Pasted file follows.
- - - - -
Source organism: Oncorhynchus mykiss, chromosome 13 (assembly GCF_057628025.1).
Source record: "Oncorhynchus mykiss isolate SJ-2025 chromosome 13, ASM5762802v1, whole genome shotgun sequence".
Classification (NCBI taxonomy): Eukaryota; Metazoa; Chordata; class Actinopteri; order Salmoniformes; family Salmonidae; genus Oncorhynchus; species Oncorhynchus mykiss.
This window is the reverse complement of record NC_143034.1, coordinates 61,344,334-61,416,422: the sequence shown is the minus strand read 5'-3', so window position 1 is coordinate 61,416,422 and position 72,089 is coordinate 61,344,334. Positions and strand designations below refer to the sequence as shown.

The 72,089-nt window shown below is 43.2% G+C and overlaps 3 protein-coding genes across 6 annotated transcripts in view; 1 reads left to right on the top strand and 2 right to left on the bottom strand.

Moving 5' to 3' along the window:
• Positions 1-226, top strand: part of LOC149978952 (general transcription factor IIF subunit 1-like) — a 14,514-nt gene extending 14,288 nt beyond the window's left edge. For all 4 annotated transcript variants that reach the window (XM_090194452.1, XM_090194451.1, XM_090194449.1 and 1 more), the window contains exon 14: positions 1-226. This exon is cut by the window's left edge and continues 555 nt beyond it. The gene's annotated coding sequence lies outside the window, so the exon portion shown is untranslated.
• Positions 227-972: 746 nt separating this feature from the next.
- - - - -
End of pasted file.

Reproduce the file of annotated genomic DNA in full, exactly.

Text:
Source organism: Oncorhynchus mykiss, chromosome 13 (assembly GCF_057628025.1).
Source record: "Oncorhynchus mykiss isolate SJ-2025 chromosome 13, ASM5762802v1, whole genome shotgun sequence".
Classification (NCBI taxonomy): Eukaryota; Metazoa; Chordata; class Actinopteri; order Salmoniformes; family Salmonidae; genus Oncorhynchus; species Oncorhynchus mykiss.
This window is the reverse complement of record NC_143034.1, coordinates 61,344,334-61,416,422: the sequence shown is the minus strand read 5'-3', so window position 1 is coordinate 61,416,422 and position 72,089 is coordinate 61,344,334. Positions and strand designations below refer to the sequence as shown.

The 72,089-nt window shown below is 43.2% G+C and overlaps 3 protein-coding genes across 6 annotated transcripts in view; 1 reads left to right on the top strand and 2 right to left on the bottom strand.

Moving 5' to 3' along the window:
• Positions 1-226, top strand: part of LOC149978952 (general transcription factor IIF subunit 1-like) — a 14,514-nt gene extending 14,288 nt beyond the window's left edge. For all 4 annotated transcript variants that reach the window (XM_090194452.1, XM_090194451.1, XM_090194449.1 and 1 more), the window contains exon 14: positions 1-226. This exon is cut by the window's left edge and continues 555 nt beyond it. The gene's annotated coding sequence lies outside the window, so the exon portion shown is untranslated.
• Positions 227-972: 746 nt separating this feature from the next.